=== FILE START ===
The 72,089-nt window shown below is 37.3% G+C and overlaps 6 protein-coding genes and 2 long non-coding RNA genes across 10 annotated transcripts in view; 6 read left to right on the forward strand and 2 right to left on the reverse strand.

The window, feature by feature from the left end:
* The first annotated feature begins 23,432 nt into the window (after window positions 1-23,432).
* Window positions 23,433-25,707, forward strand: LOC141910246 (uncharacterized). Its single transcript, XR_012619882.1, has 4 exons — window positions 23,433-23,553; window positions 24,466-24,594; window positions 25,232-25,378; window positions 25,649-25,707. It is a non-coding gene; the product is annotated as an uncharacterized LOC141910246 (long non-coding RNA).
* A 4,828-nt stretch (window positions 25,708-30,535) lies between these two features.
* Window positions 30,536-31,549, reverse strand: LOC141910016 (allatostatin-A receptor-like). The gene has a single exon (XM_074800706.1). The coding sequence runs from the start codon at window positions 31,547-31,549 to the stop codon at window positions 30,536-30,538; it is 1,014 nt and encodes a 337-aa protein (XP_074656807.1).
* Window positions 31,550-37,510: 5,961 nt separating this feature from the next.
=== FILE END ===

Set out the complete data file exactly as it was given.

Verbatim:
The 72,089-nt window shown below is 37.3% G+C and overlaps 6 protein-coding genes and 2 long non-coding RNA genes across 10 annotated transcripts in view; 6 read left to right on the forward strand and 2 right to left on the reverse strand.

The window, feature by feature from the left end:
* The first annotated feature begins 23,432 nt into the window (after window positions 1-23,432).
* Window positions 23,433-25,707, forward strand: LOC141910246 (uncharacterized). Its single transcript, XR_012619882.1, has 4 exons — window positions 23,433-23,553; window positions 24,466-24,594; window positions 25,232-25,378; window positions 25,649-25,707. It is a non-coding gene; the product is annotated as an uncharacterized LOC141910246 (long non-coding RNA).
* A 4,828-nt stretch (window positions 25,708-30,535) lies between these two features.
* Window positions 30,536-31,549, reverse strand: LOC141910016 (allatostatin-A receptor-like). The gene has a single exon (XM_074800706.1). The coding sequence runs from the start codon at window positions 31,547-31,549 to the stop codon at window positions 30,536-30,538; it is 1,014 nt and encodes a 337-aa protein (XP_074656807.1).
* Window positions 31,550-37,510: 5,961 nt separating this feature from the next.